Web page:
The professional cannot allow the actions of others to define his reality.
This quote appears in The War of Art by Steven Pressfield. It’s a must-own for creatives especially but will inspire anybody looking for some motivation. Slowly Pressfield explores the causes of creative resistance before urging you to “turn pro” and then guiding you through some pretty heady self-actualizing pondering. I can’t recommend the book enough and you’ll see Pressfield mentioned often on this blog and other personal development sites (in fact, an entry on his blog was a weekend reading suggestion of mine just last week). His ideas make sense and if his calls to action don’t mobilize you then, well, you may not have a pulse.
The quote of the moment falls in line with our Monday discussion about defining yourself. Once you’ve figured out who you are and what you want to be (and do), one of the hardest obstacles to overcome will be other people. In the age of social media and instant feedback (you could go to the comments right now and tell me how you feel about this article) everybody is a critic and some are less thoughtful about it than others.
Pressfield presents this quote after a story about Tiger Woods being distracted by a camera flash while playing in The Masters during his prime. Woods calmly stopped his swing, collected himself and drove the ball a mile down the fairway. Maybe the flash was a mistake, maybe it was intentional – but the reason wasn’t relevant to Woods and his reaction reflected that. The professional didn’t allow the action of another to enter the equation of his own success. Woods went on to win the tournament.
How often in the course of your day do the actions of another person threaten to derail your day? Or week? Or career? Are you willing to cede that kind of control to other people? Jerks and critics will come and go but – as Pressfield says – you will have to continue to show up or else you’ll never realize your dreams. Others only have the control that you grant them, so be very careful about who you give that kind of power to.
The next time somebody threatens to derail you – whether by accident or on purpose – remember that the only actions you can control absolutely are your own.
Reset the mechanism and go about your business.
The weekend is here at last! As always, here is your roundup of the best of the week that was. This week: unleash your inner entrepreneur within the bureaucracy of your company, beware of creative resistance from within and learn to handle the worst behavior on the part of others.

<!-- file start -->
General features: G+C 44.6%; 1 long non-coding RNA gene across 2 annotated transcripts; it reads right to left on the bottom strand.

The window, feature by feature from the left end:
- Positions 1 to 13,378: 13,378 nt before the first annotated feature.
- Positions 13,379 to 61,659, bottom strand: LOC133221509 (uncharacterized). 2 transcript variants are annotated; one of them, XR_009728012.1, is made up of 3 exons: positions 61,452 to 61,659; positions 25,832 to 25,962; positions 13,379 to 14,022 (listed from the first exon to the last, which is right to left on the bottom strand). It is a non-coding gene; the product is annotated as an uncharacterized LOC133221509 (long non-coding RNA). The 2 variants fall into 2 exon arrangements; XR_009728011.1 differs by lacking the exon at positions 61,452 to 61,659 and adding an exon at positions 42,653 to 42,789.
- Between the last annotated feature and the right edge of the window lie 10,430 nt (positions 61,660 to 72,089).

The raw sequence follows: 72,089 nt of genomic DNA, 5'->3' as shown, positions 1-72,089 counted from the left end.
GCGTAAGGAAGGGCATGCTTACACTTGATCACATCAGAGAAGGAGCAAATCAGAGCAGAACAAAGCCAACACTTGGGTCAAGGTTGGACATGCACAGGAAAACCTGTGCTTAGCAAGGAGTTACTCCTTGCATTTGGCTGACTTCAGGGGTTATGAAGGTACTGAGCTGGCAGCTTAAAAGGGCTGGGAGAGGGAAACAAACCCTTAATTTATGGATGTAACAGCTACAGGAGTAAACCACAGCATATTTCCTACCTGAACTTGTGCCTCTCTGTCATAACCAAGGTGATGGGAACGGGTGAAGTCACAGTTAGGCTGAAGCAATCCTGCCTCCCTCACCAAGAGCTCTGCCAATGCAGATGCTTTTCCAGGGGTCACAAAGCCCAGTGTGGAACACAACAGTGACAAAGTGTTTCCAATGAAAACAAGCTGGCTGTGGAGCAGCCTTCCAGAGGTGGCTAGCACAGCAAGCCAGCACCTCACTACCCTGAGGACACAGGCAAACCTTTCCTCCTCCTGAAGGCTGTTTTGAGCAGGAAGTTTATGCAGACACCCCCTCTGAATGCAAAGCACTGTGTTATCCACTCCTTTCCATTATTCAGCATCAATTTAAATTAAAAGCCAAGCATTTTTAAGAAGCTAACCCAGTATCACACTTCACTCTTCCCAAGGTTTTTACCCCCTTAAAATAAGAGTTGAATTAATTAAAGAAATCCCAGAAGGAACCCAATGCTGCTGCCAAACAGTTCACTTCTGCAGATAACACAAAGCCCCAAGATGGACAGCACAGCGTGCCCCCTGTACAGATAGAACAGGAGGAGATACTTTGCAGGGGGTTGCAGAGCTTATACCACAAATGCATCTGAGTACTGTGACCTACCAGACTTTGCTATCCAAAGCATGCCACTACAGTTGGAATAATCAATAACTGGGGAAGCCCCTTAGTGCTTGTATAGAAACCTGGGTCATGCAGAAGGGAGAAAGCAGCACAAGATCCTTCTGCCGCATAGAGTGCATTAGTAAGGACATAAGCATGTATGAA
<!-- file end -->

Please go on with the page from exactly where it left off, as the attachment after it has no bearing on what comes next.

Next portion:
Channel Your Inner Entrepreneur to Excel at Work
This is fantastic – one of the best career-advancement pieces I’ve seen in a few months. Lauren Berger shows you how to be an entrepreneur within a large company and the insights are invaluable, especially for those in Gen Y and Z who don’t see how their creative energies can be appreciated by the corporate machine. Tips like mastering your day job and being informed seem straightforward but they also tend to be the first things to slip and – as Berger points out – who’s going to take you and your ideas seriously when you can’t get your everyday duties right? Other pointers, like considering the view of your boss and his or her allies, round out a great article that will help you see yourself as something more than just another cog in the machine.
Steven Pressfield pauses to consider why he is writing his blog and why anybody would be reading it. It’s the first in what will become a series of posts and his ideas seem to mirror my own in many ways. Central to his thesis is the phrase “the rightful lord and owner of his own person”, which is taken from an oration delivered by Pericles in ancient Athens. Pressfield dives deep here, determining that this idea of autonomy relates to freedom from resistance both external and internal, making self-actualization the ultimate goal. It resonated with me because the ideas correlate with my aim for this website. It’ll resonate with you because it will remind you of your freedom to act.
How to Deal With Other People’s Rude Behavior
Do you know a few people who have irritating habits? A coworker who chews with their mouth open or a friend who helps themselves to bites of your dinner? You may have a social allergy, according to Dr. Michael Cunningham. He suggests that such behaviors fall into four categories according to how impersonal/personal and unintentional/intentional the behaviour is. As with most cases involving the behavior of others, though, the problem (and solution) might come back to your own attitude.
Welcome to Toward Vandalia!
Jellybeans Illustrate The Importance Of Maximizing Our Lives
Rupert and I are reading: Everything Matters! by Ron Currie, Jr.
Have a great weekend!